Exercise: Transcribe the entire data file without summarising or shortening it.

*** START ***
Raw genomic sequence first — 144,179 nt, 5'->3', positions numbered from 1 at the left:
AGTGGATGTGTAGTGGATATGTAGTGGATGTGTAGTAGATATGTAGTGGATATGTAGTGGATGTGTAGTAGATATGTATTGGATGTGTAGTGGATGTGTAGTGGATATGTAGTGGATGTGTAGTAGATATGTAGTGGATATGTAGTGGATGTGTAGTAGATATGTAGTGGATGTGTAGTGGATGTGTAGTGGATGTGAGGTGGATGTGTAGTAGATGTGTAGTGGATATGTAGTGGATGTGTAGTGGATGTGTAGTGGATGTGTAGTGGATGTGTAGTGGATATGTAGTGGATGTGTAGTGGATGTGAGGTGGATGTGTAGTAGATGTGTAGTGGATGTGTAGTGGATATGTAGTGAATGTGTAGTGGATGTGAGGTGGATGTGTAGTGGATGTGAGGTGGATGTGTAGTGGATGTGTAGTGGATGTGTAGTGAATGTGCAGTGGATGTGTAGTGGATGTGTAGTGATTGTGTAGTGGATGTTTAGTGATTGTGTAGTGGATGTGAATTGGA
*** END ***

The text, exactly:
Raw genomic sequence first — 144,179 nt, 5'->3', positions numbered from 1 at the left:
AGTGGATGTGTAGTGGATATGTAGTGGATGTGTAGTAGATATGTAGTGGATATGTAGTGGATGTGTAGTAGATATGTATTGGATGTGTAGTGGATGTGTAGTGGATATGTAGTGGATGTGTAGTAGATATGTAGTGGATATGTAGTGGATGTGTAGTAGATATGTAGTGGATGTGTAGTGGATGTGTAGTGGATGTGAGGTGGATGTGTAGTAGATGTGTAGTGGATATGTAGTGGATGTGTAGTGGATGTGTAGTGGATGTGTAGTGGATGTGTAGTGGATATGTAGTGGATGTGTAGTGGATGTGAGGTGGATGTGTAGTAGATGTGTAGTGGATGTGTAGTGGATATGTAGTGAATGTGTAGTGGATGTGAGGTGGATGTGTAGTGGATGTGAGGTGGATGTGTAGTGGATGTGTAGTGGATGTGTAGTGAATGTGCAGTGGATGTGTAGTGGATGTGTAGTGATTGTGTAGTGGATGTTTAGTGATTGTGTAGTGGATGTGAATTGGA